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Publication information
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Source: Sunday News
Source type: newspaper
Document type: article
Document title: “Autopsy on the President”
Author(s): anonymous
City of publication: Charleston, South Carolina
Date of publication: 15 September 1901
Volume number: none
Issue number: none
Pagination: 1

 
Citation
“Autopsy on the President.” Sunday News 15 Sept. 1901: p. 1.
 
Transcription
full text
 
Keywords
William McKinley (autopsy); McKinley assassination (poison bullet theory).
 
Named persons
Hermanus L. Baer; Charles Cary; Leon Czolgosz [misspelled below]; Harvey R. Gaylord; Edward G. Janeway; William W. Johnston [identified as W. D. Jackson below]; W. P. Kendall; Matthew D. Mann; Herman G. Matzinger; William McKinley; Edward L. Munson; Herman Mynter; Roswell Park; Presley M. Rixey; Charles G. Stockton; Eugene Wasdin.
 
Document

 

Autopsy on the President

 

Bullet Caused Gangrene Where It Penetrated the Walls of the Stomach, Where It Tore
the Kidney and Where It Lodged in the Muscles of the Back—No Medical or
Surgical Treatment Could Have Saved Him.

     Milburn House, Buffalo, September 14.—The following report of the autopsy upon the remains of President McKinley was issued at 5 o’clock:
     “The bullet which struck over the breast bone did not pass through the skin and did little harm. The other bullet passed through both walls of the stomach near its lower border. Both holes were found to be perfectly closed by the stitches, but the tissue around each hole had become gangrenous. After passing through the stomach the bullet passed through into the back walls of the abdomen, hitting and tearing the upper end of the kidney. This portion of the bullet track was also gangrenous, the gangrene involving the pancreas. The bullet has not yet been found. There was no sign of peritonitis or disease of other organs. The heart walls were very thin. There was no evidence of any attempt at repair on the part of nature, and death resulted from the gangrene, which affected the stomach around the bullet wounds as well as the tissues around the further course of the bullet. Death was unavoidable by any surgical or medical treatment and was the direct result of the bullet wound.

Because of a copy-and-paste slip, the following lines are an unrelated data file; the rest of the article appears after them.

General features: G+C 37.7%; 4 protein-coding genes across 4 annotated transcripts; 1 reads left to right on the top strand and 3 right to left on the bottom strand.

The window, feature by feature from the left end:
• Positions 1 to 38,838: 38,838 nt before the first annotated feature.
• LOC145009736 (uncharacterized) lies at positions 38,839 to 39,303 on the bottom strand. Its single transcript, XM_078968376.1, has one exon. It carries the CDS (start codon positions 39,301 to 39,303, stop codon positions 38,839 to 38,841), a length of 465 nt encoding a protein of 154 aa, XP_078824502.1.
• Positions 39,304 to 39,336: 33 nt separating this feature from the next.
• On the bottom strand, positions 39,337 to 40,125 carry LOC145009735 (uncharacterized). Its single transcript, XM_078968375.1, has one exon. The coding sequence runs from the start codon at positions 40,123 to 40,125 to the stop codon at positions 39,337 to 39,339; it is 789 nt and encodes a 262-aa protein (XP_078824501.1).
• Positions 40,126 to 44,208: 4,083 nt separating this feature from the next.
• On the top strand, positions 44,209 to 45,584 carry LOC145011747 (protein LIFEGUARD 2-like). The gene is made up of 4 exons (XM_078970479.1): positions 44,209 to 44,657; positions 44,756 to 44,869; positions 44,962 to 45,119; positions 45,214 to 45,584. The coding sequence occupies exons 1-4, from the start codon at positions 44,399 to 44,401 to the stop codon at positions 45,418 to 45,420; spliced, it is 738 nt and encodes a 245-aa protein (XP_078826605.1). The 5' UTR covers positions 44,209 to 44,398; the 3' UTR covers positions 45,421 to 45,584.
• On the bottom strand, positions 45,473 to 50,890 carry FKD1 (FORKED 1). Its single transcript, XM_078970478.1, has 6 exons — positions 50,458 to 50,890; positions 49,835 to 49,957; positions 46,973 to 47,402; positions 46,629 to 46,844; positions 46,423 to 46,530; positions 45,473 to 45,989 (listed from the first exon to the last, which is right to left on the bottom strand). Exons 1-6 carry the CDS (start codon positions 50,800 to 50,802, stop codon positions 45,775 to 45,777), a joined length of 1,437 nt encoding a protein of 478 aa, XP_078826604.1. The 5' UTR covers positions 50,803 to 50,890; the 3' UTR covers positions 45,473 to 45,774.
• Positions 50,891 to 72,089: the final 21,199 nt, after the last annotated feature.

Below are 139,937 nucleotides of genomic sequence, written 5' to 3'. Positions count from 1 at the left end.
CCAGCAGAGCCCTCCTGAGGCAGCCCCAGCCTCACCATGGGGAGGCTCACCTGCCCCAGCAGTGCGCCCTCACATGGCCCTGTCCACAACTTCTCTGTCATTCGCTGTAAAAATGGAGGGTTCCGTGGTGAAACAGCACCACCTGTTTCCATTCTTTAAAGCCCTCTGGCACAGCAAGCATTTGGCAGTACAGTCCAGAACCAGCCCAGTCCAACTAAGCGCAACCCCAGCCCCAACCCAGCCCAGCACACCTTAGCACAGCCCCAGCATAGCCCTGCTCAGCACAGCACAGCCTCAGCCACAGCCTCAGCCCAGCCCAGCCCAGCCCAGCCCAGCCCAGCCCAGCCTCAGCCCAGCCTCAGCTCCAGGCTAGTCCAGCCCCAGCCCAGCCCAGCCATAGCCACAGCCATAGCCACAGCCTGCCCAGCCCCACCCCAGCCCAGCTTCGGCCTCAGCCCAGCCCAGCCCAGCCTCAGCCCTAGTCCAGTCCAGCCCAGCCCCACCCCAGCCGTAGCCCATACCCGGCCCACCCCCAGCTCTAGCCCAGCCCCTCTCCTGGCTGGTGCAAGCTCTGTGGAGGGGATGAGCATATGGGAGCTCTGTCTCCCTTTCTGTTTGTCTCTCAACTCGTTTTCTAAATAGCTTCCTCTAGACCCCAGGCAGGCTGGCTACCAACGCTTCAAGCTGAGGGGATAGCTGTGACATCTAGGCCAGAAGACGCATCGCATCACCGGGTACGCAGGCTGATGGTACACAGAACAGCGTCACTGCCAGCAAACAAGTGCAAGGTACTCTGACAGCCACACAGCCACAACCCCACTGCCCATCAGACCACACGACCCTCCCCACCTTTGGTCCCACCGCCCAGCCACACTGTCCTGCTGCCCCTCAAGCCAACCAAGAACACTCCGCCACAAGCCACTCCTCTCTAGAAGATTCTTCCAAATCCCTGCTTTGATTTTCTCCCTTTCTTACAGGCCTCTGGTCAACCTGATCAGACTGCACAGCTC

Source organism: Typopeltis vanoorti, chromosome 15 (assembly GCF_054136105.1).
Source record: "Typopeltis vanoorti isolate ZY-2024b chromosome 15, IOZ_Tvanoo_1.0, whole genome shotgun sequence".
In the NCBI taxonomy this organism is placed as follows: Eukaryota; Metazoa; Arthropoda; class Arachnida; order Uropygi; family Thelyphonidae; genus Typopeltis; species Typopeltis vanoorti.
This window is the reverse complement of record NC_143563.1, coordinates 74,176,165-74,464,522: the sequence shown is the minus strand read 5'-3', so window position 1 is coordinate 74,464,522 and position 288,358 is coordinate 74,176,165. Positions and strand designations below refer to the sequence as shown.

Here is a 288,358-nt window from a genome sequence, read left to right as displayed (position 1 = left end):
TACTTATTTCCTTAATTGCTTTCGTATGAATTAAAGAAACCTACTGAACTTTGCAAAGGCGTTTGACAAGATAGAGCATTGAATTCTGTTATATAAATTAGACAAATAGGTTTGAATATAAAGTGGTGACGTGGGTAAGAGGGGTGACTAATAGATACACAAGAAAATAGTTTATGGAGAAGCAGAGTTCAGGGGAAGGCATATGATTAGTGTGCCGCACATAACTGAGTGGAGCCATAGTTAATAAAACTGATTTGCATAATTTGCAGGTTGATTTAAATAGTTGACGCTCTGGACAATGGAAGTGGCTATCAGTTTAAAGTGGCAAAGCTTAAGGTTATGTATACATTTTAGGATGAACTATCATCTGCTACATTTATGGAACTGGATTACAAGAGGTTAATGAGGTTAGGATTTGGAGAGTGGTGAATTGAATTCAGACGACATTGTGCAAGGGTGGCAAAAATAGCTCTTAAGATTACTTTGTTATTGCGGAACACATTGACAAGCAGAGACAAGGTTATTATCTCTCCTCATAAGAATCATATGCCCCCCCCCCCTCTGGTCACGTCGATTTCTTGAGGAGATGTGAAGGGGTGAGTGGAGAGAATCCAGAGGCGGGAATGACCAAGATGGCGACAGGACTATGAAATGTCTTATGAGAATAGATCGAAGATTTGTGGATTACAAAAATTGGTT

“Signed: Harvey D. Gaylord, M. D.; Herman G. Matzinger, M. D.; P. M. Rixey, M. D.; Matthew D. Mann, M. D.; Herman Mynter, M. D.; Roswell Park, M. D.; Eugene Wasdin, M. D.; Charles G. Stockton, M. D.; Edward G. Janeway, M. D.; W. D. Jackson, M. D.; W. P. Kendall, surgeon United States army; Charles Cary, M. D.; Edward L. Munson, assistant surgeon in the United States army; Hermanus L. Baer, M. D.”

WERE THE BULLETS POISONED?

     The report of the autopsy has again given rise to a theory hinted at a day or two after the President was shot that Czolgocz, in order to insure the accomplishment of his purpose, poisoned the bullets which he fired. The gangrene found in the path of the bullet is thought to be strong evidence in support of this view by Dr. Wasdin, one of the consulting physicians. Dr. Wasdin is considered an expert of high standing in the marine hospital service.
     A chemical and bacteriological examination of the remaining bullets in the pistol will, however, confirm or abolish this theory, and such an examination will undoubtedly be made at once by the authorities. But whether this theory is established or not it seems probable that the result of the autopsy will give rise to a medical controversy. The gangrened condition of the interior wounds which the physicians thought were healed, and the fact that the physicians announced positively that the kidney, which the bullet tore in its passage through the abdomen, was uninjured were so contrary to what was expected by the public, after the statements of the physicians during the progress of the case, that discussion seems inevitable. The poisonous bullet theory might, of course, account for the sudden and puzzling reversal of President McKinley’s condition just when the physicians laid such great stress upon his improved condition and gave such strong hope of his recovery. The bullet itself was not found, although an hour’s search was made for it. The X-ray appliances were not at hand for the use of the physicians and the location of the bullet is still unknown.

 

 


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